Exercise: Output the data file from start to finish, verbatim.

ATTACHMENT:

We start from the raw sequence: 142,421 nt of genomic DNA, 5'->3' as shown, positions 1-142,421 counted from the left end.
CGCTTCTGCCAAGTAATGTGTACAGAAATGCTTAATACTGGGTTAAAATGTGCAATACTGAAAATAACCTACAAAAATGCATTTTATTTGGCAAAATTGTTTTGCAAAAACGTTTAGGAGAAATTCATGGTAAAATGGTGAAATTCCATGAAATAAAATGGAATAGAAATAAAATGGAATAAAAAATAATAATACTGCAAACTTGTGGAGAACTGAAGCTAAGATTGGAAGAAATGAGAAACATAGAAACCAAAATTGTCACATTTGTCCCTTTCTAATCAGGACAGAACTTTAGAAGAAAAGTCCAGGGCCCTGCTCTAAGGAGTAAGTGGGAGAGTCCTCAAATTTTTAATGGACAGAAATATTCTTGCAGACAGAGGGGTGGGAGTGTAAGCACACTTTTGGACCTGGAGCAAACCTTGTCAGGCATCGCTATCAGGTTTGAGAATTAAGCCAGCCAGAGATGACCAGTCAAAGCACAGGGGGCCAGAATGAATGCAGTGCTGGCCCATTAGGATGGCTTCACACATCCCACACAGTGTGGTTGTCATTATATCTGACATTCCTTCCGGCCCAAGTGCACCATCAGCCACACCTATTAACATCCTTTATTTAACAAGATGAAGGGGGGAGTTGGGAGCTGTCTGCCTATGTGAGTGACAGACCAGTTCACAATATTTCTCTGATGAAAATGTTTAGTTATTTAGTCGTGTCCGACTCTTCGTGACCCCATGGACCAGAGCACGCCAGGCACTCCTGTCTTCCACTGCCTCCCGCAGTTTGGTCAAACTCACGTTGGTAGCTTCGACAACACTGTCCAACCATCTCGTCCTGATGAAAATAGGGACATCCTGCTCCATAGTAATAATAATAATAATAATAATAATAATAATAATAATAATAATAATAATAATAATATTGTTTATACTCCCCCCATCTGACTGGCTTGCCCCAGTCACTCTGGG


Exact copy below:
We start from the raw sequence: 142,421 nt of genomic DNA, 5'->3' as shown, positions 1-142,421 counted from the left end.
CGCTTCTGCCAAGTAATGTGTACAGAAATGCTTAATACTGGGTTAAAATGTGCAATACTGAAAATAACCTACAAAAATGCATTTTATTTGGCAAAATTGTTTTGCAAAAACGTTTAGGAGAAATTCATGGTAAAATGGTGAAATTCCATGAAATAAAATGGAATAGAAATAAAATGGAATAAAAAATAATAATACTGCAAACTTGTGGAGAACTGAAGCTAAGATTGGAAGAAATGAGAAACATAGAAACCAAAATTGTCACATTTGTCCCTTTCTAATCAGGACAGAACTTTAGAAGAAAAGTCCAGGGCCCTGCTCTAAGGAGTAAGTGGGAGAGTCCTCAAATTTTTAATGGACAGAAATATTCTTGCAGACAGAGGGGTGGGAGTGTAAGCACACTTTTGGACCTGGAGCAAACCTTGTCAGGCATCGCTATCAGGTTTGAGAATTAAGCCAGCCAGAGATGACCAGTCAAAGCACAGGGGGCCAGAATGAATGCAGTGCTGGCCCATTAGGATGGCTTCACACATCCCACACAGTGTGGTTGTCATTATATCTGACATTCCTTCCGGCCCAAGTGCACCATCAGCCACACCTATTAACATCCTTTATTTAACAAGATGAAGGGGGGAGTTGGGAGCTGTCTGCCTATGTGAGTGACAGACCAGTTCACAATATTTCTCTGATGAAAATGTTTAGTTATTTAGTCGTGTCCGACTCTTCGTGACCCCATGGACCAGAGCACGCCAGGCACTCCTGTCTTCCACTGCCTCCCGCAGTTTGGTCAAACTCACGTTGGTAGCTTCGACAACACTGTCCAACCATCTCGTCCTGATGAAAATAGGGACATCCTGCTCCATAGTAATAATAATAATAATAATAATAATAATAATAATAATAATAATAATAATAATAATATTGTTTATACTCCCCCCATCTGACTGGCTTGCCCCAGTCACTCTGGG